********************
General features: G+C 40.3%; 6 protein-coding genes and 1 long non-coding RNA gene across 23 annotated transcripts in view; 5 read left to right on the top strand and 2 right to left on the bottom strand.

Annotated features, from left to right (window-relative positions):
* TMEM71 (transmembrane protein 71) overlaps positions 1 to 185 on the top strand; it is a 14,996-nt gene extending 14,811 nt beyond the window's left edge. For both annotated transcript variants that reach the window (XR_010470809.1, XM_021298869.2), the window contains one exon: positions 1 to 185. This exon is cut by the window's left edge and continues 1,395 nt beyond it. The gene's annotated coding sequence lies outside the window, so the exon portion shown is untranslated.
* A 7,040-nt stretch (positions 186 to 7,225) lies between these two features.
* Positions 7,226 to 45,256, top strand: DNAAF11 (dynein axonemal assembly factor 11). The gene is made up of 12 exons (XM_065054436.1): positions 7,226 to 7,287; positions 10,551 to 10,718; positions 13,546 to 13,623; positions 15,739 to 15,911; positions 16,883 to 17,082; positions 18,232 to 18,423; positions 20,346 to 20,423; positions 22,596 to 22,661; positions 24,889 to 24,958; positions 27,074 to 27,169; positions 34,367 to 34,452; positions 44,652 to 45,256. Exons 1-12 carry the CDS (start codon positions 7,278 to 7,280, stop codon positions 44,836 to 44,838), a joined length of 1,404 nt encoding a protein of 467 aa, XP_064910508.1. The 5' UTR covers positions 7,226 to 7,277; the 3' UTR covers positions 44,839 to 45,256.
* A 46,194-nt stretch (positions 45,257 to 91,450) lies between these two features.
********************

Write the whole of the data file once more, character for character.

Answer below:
General features: G+C 40.3%; 6 protein-coding genes and 1 long non-coding RNA gene across 23 annotated transcripts in view; 5 read left to right on the top strand and 2 right to left on the bottom strand.

Annotated features, from left to right (window-relative positions):
* TMEM71 (transmembrane protein 71) overlaps positions 1 to 185 on the top strand; it is a 14,996-nt gene extending 14,811 nt beyond the window's left edge. For both annotated transcript variants that reach the window (XR_010470809.1, XM_021298869.2), the window contains one exon: positions 1 to 185. This exon is cut by the window's left edge and continues 1,395 nt beyond it. The gene's annotated coding sequence lies outside the window, so the exon portion shown is untranslated.
* A 7,040-nt stretch (positions 186 to 7,225) lies between these two features.
* Positions 7,226 to 45,256, top strand: DNAAF11 (dynein axonemal assembly factor 11). The gene is made up of 12 exons (XM_065054436.1): positions 7,226 to 7,287; positions 10,551 to 10,718; positions 13,546 to 13,623; positions 15,739 to 15,911; positions 16,883 to 17,082; positions 18,232 to 18,423; positions 20,346 to 20,423; positions 22,596 to 22,661; positions 24,889 to 24,958; positions 27,074 to 27,169; positions 34,367 to 34,452; positions 44,652 to 45,256. Exons 1-12 carry the CDS (start codon positions 7,278 to 7,280, stop codon positions 44,836 to 44,838), a joined length of 1,404 nt encoding a protein of 467 aa, XP_064910508.1. The 5' UTR covers positions 7,226 to 7,277; the 3' UTR covers positions 44,839 to 45,256.
* A 46,194-nt stretch (positions 45,257 to 91,450) lies between these two features.